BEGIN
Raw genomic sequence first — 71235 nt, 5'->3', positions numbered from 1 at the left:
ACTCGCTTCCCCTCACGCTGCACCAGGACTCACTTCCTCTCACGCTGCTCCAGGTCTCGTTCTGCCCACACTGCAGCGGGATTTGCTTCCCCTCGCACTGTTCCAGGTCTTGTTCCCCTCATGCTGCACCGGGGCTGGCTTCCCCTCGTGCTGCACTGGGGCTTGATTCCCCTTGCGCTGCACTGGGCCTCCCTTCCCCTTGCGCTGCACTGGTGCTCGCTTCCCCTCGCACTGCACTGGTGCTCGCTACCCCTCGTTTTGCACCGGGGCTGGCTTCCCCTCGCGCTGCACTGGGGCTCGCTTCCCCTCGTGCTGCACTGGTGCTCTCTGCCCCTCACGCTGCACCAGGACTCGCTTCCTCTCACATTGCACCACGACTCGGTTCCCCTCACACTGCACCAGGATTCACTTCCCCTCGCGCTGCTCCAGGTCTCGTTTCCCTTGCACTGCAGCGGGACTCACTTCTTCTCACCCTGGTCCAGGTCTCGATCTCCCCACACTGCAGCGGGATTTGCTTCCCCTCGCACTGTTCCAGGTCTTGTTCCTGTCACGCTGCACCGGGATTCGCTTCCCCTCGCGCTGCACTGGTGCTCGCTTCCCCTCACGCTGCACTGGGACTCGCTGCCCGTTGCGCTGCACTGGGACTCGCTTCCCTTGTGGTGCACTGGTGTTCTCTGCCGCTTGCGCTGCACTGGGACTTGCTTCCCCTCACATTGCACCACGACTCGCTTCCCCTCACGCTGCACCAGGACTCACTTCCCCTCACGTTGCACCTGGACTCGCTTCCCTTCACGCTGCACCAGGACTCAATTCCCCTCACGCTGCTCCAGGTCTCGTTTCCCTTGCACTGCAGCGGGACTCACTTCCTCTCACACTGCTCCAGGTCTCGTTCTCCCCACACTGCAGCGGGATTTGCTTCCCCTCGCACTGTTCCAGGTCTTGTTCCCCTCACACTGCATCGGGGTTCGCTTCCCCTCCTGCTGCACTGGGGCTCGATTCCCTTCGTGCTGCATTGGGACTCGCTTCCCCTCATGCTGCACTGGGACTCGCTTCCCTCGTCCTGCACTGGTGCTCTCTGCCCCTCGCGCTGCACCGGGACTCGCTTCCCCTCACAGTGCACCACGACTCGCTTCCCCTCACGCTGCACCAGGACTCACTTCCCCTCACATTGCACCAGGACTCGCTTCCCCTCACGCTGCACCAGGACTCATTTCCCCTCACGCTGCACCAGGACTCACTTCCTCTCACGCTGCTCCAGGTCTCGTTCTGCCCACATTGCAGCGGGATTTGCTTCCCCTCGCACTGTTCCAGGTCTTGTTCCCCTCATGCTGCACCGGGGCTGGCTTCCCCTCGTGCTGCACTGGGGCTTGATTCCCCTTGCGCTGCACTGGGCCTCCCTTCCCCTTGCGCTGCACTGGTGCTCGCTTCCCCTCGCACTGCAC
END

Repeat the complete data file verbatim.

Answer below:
Raw genomic sequence first — 71235 nt, 5'->3', positions numbered from 1 at the left:
ACTCGCTTCCCCTCACGCTGCACCAGGACTCACTTCCTCTCACGCTGCTCCAGGTCTCGTTCTGCCCACACTGCAGCGGGATTTGCTTCCCCTCGCACTGTTCCAGGTCTTGTTCCCCTCATGCTGCACCGGGGCTGGCTTCCCCTCGTGCTGCACTGGGGCTTGATTCCCCTTGCGCTGCACTGGGCCTCCCTTCCCCTTGCGCTGCACTGGTGCTCGCTTCCCCTCGCACTGCACTGGTGCTCGCTACCCCTCGTTTTGCACCGGGGCTGGCTTCCCCTCGCGCTGCACTGGGGCTCGCTTCCCCTCGTGCTGCACTGGTGCTCTCTGCCCCTCACGCTGCACCAGGACTCGCTTCCTCTCACATTGCACCACGACTCGGTTCCCCTCACACTGCACCAGGATTCACTTCCCCTCGCGCTGCTCCAGGTCTCGTTTCCCTTGCACTGCAGCGGGACTCACTTCTTCTCACCCTGGTCCAGGTCTCGATCTCCCCACACTGCAGCGGGATTTGCTTCCCCTCGCACTGTTCCAGGTCTTGTTCCTGTCACGCTGCACCGGGATTCGCTTCCCCTCGCGCTGCACTGGTGCTCGCTTCCCCTCACGCTGCACTGGGACTCGCTGCCCGTTGCGCTGCACTGGGACTCGCTTCCCTTGTGGTGCACTGGTGTTCTCTGCCGCTTGCGCTGCACTGGGACTTGCTTCCCCTCACATTGCACCACGACTCGCTTCCCCTCACGCTGCACCAGGACTCACTTCCCCTCACGTTGCACCTGGACTCGCTTCCCTTCACGCTGCACCAGGACTCAATTCCCCTCACGCTGCTCCAGGTCTCGTTTCCCTTGCACTGCAGCGGGACTCACTTCCTCTCACACTGCTCCAGGTCTCGTTCTCCCCACACTGCAGCGGGATTTGCTTCCCCTCGCACTGTTCCAGGTCTTGTTCCCCTCACACTGCATCGGGGTTCGCTTCCCCTCCTGCTGCACTGGGGCTCGATTCCCTTCGTGCTGCATTGGGACTCGCTTCCCCTCATGCTGCACTGGGACTCGCTTCCCTCGTCCTGCACTGGTGCTCTCTGCCCCTCGCGCTGCACCGGGACTCGCTTCCCCTCACAGTGCACCACGACTCGCTTCCCCTCACGCTGCACCAGGACTCACTTCCCCTCACATTGCACCAGGACTCGCTTCCCCTCACGCTGCACCAGGACTCATTTCCCCTCACGCTGCACCAGGACTCACTTCCTCTCACGCTGCTCCAGGTCTCGTTCTGCCCACATTGCAGCGGGATTTGCTTCCCCTCGCACTGTTCCAGGTCTTGTTCCCCTCATGCTGCACCGGGGCTGGCTTCCCCTCGTGCTGCACTGGGGCTTGATTCCCCTTGCGCTGCACTGGGCCTCCCTTCCCCTTGCGCTGCACTGGTGCTCGCTTCCCCTCGCACTGCAC